Book Review – Acts (I Howard Marshall)

The Tyndale Commentary series is written to “help the non-technical reader understand his Bible better”. The introduction presents Acts as a “sacred history” – an account of the fulfilmnent of Scripture – and volume 2 in Luke’s story of Christian beginnings. Some emphases he notes include a concern with the opposition that surrounds the spread of the gospel, and Christianity as the true Judaism.

One of Marshall’s chief interests is to defend the historicity of the book of Acts against what he views as unjustified skepticism, particularly from Haenchen. Hardly an episode goes by where he doesn’t note the criticisms that have been levelled at it, and attempts to provide a response. He resists the temptation to provide overly neat solutions to all problems though, preferring often to simply demonstrate that the events as described are not as unlikely as some have found them.

Despite his concern with historicity, the commentary does not get bogged down in incidental historical and geographical details as some more technical commentaries on Acts can tend to do. Marshall is concerned also to comment on theological matters, but he sticks strictly to what is directly discussed, rather than considering some of the extrapolated doctrines and practises that Christians have found in the book.

Each section is given a brief overview where Marshall retells the story of what happens in his own words, and indicates any particular issues that will be dealt with in the commentary. Then it is examined verse by verse (or couple of verses) with each of these subsections occupying a paragraph or two. His writing style is good, and the issues he chooses to raise are generally ones that are of interest to evangelical readers, so he maintains the reader’s interest throughout.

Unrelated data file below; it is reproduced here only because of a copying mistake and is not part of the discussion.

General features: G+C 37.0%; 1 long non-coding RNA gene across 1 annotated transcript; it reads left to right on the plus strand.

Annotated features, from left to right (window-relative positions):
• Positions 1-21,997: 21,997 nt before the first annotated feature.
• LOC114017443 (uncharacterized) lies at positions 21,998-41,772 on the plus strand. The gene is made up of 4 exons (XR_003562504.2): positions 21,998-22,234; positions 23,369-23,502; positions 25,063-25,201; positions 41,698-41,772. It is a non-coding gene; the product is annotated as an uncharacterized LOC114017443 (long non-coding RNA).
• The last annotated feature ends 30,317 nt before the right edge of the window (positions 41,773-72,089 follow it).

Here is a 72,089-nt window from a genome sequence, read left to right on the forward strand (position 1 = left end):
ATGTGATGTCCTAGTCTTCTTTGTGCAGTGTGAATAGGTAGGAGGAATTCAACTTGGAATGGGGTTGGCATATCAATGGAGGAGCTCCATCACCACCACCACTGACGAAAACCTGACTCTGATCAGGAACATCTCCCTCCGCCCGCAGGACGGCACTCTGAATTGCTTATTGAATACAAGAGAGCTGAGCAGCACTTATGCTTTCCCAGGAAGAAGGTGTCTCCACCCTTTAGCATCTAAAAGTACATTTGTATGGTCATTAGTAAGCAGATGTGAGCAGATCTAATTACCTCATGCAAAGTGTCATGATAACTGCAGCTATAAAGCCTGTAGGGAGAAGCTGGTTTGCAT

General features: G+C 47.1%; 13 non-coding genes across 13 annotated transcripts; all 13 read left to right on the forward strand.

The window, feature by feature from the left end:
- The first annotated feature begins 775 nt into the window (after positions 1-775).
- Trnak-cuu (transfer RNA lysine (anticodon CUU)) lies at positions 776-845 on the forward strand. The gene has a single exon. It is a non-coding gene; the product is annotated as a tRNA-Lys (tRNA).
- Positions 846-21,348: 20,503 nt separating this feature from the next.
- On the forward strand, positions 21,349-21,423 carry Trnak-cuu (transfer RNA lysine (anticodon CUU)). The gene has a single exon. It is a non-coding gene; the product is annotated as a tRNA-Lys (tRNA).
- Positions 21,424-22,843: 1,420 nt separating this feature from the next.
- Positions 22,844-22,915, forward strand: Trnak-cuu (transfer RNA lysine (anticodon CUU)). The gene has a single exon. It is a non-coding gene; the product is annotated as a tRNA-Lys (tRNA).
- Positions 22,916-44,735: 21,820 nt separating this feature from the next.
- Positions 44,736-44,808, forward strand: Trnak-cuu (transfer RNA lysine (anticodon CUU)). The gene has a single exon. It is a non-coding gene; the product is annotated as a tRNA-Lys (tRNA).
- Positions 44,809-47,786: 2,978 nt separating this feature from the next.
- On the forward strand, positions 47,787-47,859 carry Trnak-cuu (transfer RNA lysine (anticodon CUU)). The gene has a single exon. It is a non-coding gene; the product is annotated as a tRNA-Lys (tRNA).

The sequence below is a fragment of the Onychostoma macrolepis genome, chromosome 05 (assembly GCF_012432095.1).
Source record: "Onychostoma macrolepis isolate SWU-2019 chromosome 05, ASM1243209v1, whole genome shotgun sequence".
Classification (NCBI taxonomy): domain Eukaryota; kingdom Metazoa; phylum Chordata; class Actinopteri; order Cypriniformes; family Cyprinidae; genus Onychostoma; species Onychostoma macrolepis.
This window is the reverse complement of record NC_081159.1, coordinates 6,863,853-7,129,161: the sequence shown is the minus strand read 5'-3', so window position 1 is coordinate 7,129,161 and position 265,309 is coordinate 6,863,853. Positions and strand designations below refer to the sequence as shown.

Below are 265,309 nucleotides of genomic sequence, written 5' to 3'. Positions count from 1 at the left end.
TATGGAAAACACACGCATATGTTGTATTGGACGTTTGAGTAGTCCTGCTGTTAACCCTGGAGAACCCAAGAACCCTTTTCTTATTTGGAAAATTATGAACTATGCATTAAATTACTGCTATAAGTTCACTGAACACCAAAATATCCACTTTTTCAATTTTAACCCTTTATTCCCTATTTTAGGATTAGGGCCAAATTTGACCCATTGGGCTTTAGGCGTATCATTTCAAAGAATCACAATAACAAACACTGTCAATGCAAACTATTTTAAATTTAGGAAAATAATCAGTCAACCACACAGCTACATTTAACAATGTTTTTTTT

One theological issue that will be of interest to many readers early on in the book is how he handles the issue of baptism in the Spirit. He unflinchingly sees the baptism as always taking place at conversion, and thus sees extraordinary circumstances where it happens otherwise (e.g. Samaritans in Acts 8 to show solidarity; Ephesians in Acts 15 are not Christians in the first place). He does not interact at all with the view that says these are distinct but normally coincident experiences.

He argues that Acts 11 (rather than 15) and Galatians 2 describe the same incident. As the focus of Acts shifts more to Paul, Marshall notes how Luke demonstrates parallels between the lives of Jesus and Paul, although he is quick to dismiss any claims that Luke fabricated incidents and details to create this similarity. The many speeches in Acts are not to be understood as quotes verbatim, but rather Luke’s faithful retelling of the essence of what was or would have been said in the situation. At the end of the book, Marshall lists all the options for why we are not told what happens next, but prefers not to make a judgement on which is to be preferred.

Despite being written back in 1980, this commentary is still one of the most frequently recommended commentaries on Acts, and deservedly so. Its straightforward approach will help anyone preparing Bible studies or sermons to get clear in their minds what was happening, as well as seeing Luke’s purposes behind the way the story is told. The purpose of the Tyndale series is not to focus on application, and Marshall does not do so. At 430 pages with very few footnotes, it is just about a manageable length to read cover to cover, but any longer would push it into the realm of a reference book. Those who are not interested in hearing Acts defended historically might save themselves some time by reading a commentary with a more devotional outlook, but this remains a valuable tool to all students of the Word who want to understand it better so that they may apply it better.

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